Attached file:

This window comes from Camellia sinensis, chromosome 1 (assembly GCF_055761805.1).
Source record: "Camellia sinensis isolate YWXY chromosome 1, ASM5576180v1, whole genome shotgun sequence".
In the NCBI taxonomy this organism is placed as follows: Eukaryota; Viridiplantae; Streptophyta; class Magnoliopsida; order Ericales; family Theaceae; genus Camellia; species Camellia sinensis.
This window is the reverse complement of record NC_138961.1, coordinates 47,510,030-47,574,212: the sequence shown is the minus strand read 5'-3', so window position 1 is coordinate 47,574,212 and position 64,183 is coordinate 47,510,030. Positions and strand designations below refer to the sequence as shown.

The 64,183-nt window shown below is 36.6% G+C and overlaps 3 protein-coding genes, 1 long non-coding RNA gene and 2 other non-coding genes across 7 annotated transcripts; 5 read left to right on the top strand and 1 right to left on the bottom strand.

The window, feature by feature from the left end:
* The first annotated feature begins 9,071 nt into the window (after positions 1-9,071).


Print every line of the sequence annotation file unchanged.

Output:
This window comes from Camellia sinensis, chromosome 1 (assembly GCF_055761805.1).
Source record: "Camellia sinensis isolate YWXY chromosome 1, ASM5576180v1, whole genome shotgun sequence".
In the NCBI taxonomy this organism is placed as follows: Eukaryota; Viridiplantae; Streptophyta; class Magnoliopsida; order Ericales; family Theaceae; genus Camellia; species Camellia sinensis.
This window is the reverse complement of record NC_138961.1, coordinates 47,510,030-47,574,212: the sequence shown is the minus strand read 5'-3', so window position 1 is coordinate 47,574,212 and position 64,183 is coordinate 47,510,030. Positions and strand designations below refer to the sequence as shown.

The 64,183-nt window shown below is 36.6% G+C and overlaps 3 protein-coding genes, 1 long non-coding RNA gene and 2 other non-coding genes across 7 annotated transcripts; 5 read left to right on the top strand and 1 right to left on the bottom strand.

The window, feature by feature from the left end:
* The first annotated feature begins 9,071 nt into the window (after positions 1-9,071).